Tuesday, May 25, 2010

Review: The Singer's Gun by Emily St. John Mandel

The recording began with a click: the sound of a woman picking up her telephone, which had been tapped the day before the call came in. A man's voice: It's done. There is a sound on the tape here -- the woman's sharp intake of breath -- but all she says in reply is Thank you. We'll speak again soon. He disconnects and she hangs up three seconds later. The woman's name was Aria Waker, and the call had taken place fifteen days earlier. The incoming call came from an Italian cell phone but proved otherwise untraceable. Police were at Aria's apartment forty minutes after the call went through, but she was already gone and she never came back again. [pg 1]

The Singer's Gun by Emily St. John Mandel
Unbridled Books, 2010
Fiction; 288 pgs

From the Publisher:
Everyone Anton Waker grew up with is corrupt. His parents deal in stolen goods and his first career is a partnership venture with his cousin Aria selling forged passports and social security cards to illegal aliens. Anton longs for a less questionable way of living in the world and by his late twenties has reinvented himself as a successful middle manager. Then a routine security check suggests that things are not quite what they appear. And Aria begins blackmailing him to do one last job for her. But the seemingly simple job proves to have profound and unexpected repercussions.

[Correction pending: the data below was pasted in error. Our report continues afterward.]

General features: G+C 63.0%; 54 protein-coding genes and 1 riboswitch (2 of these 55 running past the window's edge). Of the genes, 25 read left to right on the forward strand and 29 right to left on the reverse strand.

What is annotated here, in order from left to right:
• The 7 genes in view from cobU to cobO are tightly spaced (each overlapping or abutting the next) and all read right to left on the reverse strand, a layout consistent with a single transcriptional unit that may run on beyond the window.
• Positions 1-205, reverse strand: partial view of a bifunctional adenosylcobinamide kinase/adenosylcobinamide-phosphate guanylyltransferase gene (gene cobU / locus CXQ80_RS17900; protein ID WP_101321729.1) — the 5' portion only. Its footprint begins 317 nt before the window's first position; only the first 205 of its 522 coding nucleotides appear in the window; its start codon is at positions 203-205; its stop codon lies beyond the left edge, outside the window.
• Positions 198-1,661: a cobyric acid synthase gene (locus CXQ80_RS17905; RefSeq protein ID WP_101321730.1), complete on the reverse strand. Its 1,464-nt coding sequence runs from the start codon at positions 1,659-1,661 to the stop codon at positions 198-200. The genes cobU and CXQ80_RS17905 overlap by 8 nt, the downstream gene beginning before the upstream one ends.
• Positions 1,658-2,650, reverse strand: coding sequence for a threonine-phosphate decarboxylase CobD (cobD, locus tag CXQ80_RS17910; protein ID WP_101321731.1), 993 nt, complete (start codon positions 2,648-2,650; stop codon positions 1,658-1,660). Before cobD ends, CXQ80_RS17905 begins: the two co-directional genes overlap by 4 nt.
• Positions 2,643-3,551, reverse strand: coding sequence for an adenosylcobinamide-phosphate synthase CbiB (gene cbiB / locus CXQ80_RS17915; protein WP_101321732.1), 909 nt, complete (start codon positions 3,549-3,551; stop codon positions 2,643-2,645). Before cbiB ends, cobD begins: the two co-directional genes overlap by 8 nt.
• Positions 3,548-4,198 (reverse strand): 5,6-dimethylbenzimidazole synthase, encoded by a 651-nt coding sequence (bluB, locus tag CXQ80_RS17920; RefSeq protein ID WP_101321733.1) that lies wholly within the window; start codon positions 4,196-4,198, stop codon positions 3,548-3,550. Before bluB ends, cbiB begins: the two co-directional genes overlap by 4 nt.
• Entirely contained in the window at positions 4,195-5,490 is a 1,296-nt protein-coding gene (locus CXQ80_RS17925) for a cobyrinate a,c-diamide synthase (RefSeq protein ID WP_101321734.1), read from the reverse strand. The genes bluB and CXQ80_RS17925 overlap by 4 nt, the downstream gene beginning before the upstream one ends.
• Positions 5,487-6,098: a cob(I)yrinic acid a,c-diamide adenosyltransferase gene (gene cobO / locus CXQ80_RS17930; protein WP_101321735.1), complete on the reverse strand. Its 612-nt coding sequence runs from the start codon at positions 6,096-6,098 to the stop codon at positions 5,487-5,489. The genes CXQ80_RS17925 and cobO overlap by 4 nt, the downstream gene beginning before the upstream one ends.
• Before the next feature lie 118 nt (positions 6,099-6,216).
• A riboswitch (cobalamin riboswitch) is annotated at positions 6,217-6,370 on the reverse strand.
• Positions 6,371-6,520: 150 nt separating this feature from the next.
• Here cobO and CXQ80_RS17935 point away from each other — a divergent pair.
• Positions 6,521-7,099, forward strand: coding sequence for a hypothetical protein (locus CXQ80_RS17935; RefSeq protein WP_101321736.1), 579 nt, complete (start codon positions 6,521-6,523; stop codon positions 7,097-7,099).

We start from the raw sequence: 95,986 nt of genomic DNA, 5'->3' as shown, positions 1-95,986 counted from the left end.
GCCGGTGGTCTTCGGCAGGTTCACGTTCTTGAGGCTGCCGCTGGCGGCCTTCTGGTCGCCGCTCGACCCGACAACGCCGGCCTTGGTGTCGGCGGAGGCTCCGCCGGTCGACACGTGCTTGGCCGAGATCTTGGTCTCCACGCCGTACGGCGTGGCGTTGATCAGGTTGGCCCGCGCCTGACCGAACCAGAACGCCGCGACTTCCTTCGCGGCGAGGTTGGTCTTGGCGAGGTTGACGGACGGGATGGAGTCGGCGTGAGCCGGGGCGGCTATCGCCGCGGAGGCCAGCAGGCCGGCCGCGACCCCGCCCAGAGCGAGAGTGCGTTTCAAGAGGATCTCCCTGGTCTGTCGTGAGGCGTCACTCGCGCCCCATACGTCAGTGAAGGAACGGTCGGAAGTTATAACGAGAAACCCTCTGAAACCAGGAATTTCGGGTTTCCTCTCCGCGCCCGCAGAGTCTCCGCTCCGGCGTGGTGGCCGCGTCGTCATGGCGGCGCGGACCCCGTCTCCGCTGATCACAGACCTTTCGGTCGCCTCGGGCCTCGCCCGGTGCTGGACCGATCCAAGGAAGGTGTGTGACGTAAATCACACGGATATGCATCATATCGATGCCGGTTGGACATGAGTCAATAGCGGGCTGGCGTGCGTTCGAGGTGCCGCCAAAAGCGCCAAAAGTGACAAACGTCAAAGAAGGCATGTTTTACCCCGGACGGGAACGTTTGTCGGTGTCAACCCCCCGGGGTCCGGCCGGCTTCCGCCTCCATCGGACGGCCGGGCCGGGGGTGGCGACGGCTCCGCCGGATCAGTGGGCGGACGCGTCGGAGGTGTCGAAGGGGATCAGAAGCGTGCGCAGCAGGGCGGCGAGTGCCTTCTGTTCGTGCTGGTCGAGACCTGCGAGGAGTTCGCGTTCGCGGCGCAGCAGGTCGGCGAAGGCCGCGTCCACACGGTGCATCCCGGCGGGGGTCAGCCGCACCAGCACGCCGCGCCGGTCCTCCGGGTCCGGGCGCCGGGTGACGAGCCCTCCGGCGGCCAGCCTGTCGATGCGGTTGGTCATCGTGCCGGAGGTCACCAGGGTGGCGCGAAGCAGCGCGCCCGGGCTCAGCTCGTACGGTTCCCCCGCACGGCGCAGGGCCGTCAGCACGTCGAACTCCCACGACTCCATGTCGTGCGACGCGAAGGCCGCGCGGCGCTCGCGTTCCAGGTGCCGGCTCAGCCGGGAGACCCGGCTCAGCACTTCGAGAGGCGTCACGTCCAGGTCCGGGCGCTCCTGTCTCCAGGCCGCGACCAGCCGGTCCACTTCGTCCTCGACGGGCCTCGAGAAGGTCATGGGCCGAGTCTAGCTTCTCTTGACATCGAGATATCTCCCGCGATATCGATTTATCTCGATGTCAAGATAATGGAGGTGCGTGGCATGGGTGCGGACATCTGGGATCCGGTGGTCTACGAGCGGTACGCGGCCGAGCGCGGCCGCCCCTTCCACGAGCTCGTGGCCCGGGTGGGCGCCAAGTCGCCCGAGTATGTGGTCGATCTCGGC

As Anton’s carefully constructed life begins to disintegrate around him, he’s forced to choose between loyalty to his family and his desires for a different kind of life. When everyone is willing to use someone else to escape the past, it is up to Anton, on the island of Ischia, to face the ghosts that travel close behind him.

I first was introduced to Emily St. John Mandel's writing in Last Night in Montreal, which nearly knocked my socks off. The writing was superb and the story was intriguing. Even so, I was not sure what to expect with her latest, The Singer's Gun. I was eager to give it a try though. Like with her first book, I hesitate to describe it (which is why you are presented with the publisher blurb above). There is so much to The Singer's Gun. On the surface it sounds like a crime fiction novel, but it really is more about the characters: about Anton Waker in particular, and his struggle to lead a law abiding life and also about Elena who is also struggling to form her own identity and live life as she desires.

I was struck by how similar Elena and Anton are and yet also how different. Both want different lives than they are born into. Both are going through the motions of life. Anton comes close to realizing his dream, only to have it disintegrate. Elena, in her effort to be free of normalcy and routine, ended up doing exactly what she didn't want to do in the first place; at least, until her own life, based in falsehood, was uprooted too.